(b. 1708, Lucca, d. 1787, Roma)
The Ecstasy of St Catherine of Siena1743
Oil on canvas
Museo di Villa Guinigi, Lucca
Pompeo Batoni was a very cultured man who gained international fame at an early age. He was the first Italian artist consciously to work out a formal alternative to Rococo art and Venetian painting, which he felt to be outdated. He trained in Rome where he studied Raphael and classic Renaissance art. He quickly came up with a "reform" program for painting along controlled academic lines. He set out to provide a series of paintings that could be used as a model for religious art. In his paintings each figure is posed in a composed fashion. With the work of his rival Anton Raphael Mengs, Batoni's art marked the first beginnings of Neo-Classicism, in an urbane, highly polished, if very derivative manner.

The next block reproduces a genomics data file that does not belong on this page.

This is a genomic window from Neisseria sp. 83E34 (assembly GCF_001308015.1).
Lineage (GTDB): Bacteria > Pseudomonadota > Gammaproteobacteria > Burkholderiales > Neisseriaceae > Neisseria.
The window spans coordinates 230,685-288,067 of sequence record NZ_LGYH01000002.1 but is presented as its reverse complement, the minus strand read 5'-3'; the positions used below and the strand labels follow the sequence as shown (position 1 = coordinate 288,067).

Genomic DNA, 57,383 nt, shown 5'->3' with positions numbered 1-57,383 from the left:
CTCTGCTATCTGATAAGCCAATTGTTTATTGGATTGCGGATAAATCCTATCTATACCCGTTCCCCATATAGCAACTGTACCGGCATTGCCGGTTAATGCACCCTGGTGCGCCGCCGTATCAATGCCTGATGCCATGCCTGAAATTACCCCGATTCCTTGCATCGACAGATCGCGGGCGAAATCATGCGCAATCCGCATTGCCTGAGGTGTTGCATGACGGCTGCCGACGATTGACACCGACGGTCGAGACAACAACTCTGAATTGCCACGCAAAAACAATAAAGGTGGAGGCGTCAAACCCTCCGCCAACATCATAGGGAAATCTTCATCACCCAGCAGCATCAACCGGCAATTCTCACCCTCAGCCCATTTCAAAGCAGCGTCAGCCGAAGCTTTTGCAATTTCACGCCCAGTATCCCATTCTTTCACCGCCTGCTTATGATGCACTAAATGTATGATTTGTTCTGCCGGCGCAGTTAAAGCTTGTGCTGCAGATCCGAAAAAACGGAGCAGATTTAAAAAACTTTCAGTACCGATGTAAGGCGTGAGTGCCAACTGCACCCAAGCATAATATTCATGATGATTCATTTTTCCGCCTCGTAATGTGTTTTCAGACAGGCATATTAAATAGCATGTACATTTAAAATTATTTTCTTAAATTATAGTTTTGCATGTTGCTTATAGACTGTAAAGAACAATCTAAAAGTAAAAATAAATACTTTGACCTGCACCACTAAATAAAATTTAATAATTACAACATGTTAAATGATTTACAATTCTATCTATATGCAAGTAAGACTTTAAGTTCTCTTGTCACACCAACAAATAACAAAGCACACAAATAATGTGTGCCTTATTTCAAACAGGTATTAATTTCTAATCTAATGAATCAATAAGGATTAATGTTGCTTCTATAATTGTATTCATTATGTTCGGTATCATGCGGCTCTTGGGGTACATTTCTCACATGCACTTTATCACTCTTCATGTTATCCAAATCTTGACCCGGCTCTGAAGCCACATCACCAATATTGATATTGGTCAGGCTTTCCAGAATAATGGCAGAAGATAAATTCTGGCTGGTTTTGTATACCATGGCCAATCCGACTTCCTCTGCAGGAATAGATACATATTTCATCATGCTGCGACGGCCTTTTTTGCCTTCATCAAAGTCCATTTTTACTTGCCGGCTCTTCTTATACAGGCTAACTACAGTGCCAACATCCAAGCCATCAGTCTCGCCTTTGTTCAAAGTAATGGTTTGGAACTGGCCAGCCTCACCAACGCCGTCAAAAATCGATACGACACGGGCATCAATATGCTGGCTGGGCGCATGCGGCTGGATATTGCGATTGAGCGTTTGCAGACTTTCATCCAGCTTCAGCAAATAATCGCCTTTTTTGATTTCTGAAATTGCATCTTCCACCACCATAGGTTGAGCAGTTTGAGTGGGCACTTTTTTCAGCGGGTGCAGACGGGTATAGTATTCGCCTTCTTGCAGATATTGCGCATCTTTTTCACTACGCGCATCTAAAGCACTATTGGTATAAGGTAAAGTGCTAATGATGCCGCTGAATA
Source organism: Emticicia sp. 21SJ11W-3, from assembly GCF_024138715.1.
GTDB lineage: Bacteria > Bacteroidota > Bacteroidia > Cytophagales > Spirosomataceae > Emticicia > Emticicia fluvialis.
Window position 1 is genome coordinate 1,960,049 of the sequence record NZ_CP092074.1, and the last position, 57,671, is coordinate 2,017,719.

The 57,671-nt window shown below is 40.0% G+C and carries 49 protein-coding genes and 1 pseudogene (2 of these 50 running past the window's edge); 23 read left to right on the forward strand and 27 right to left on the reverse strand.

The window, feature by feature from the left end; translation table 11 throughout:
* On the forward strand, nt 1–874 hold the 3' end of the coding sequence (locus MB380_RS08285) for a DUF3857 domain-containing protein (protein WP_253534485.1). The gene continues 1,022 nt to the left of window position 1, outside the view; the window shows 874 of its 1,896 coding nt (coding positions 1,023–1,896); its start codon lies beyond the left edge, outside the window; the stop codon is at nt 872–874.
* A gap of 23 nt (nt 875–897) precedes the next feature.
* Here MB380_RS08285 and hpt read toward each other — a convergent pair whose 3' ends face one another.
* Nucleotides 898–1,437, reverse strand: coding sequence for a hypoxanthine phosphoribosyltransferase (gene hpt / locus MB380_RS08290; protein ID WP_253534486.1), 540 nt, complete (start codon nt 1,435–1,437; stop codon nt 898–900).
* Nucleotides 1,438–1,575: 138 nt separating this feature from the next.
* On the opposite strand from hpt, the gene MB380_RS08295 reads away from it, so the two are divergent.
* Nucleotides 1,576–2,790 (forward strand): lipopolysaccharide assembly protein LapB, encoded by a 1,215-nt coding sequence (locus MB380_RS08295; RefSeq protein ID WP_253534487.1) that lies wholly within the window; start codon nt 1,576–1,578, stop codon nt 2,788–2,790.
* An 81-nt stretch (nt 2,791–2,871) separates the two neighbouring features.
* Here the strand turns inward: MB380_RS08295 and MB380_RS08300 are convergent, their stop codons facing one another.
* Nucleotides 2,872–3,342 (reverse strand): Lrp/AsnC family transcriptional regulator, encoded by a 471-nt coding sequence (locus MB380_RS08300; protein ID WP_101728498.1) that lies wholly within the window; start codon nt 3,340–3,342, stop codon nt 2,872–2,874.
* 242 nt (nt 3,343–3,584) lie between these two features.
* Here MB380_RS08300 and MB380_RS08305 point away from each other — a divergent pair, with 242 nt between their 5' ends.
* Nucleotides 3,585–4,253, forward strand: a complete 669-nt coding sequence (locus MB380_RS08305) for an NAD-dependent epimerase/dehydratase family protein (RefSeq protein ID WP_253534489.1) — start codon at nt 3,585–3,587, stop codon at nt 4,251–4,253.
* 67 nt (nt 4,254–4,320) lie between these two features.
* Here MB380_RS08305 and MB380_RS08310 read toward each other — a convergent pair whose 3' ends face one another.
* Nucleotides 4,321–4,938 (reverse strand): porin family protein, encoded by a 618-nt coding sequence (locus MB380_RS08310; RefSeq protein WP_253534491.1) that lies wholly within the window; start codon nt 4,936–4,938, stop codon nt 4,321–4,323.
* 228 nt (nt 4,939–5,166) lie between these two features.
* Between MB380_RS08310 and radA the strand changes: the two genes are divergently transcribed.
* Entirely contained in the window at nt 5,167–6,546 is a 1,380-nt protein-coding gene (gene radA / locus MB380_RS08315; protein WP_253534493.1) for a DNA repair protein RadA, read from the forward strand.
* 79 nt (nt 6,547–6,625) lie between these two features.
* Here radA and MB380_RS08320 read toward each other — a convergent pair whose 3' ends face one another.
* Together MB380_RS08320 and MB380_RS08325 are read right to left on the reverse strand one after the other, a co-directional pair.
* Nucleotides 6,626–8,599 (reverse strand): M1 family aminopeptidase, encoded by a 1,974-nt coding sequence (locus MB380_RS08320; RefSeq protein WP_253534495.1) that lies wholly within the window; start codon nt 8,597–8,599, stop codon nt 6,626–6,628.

If we compare works on similar subjects (for example The Ecstasy of St. Francis by Piazzetta), we can measure the cultural change that Batoni was proposing.The great sense of movement contained in compositions by artists in the first half of the century could also be seen in the speed with which they painted. This was now subjected to a rigorous check. Everything was controlled and expressed in impeccable form at the cost of losing much emotional intensity. After the middle of the century, this academic way became the main influence on painting in central Italy.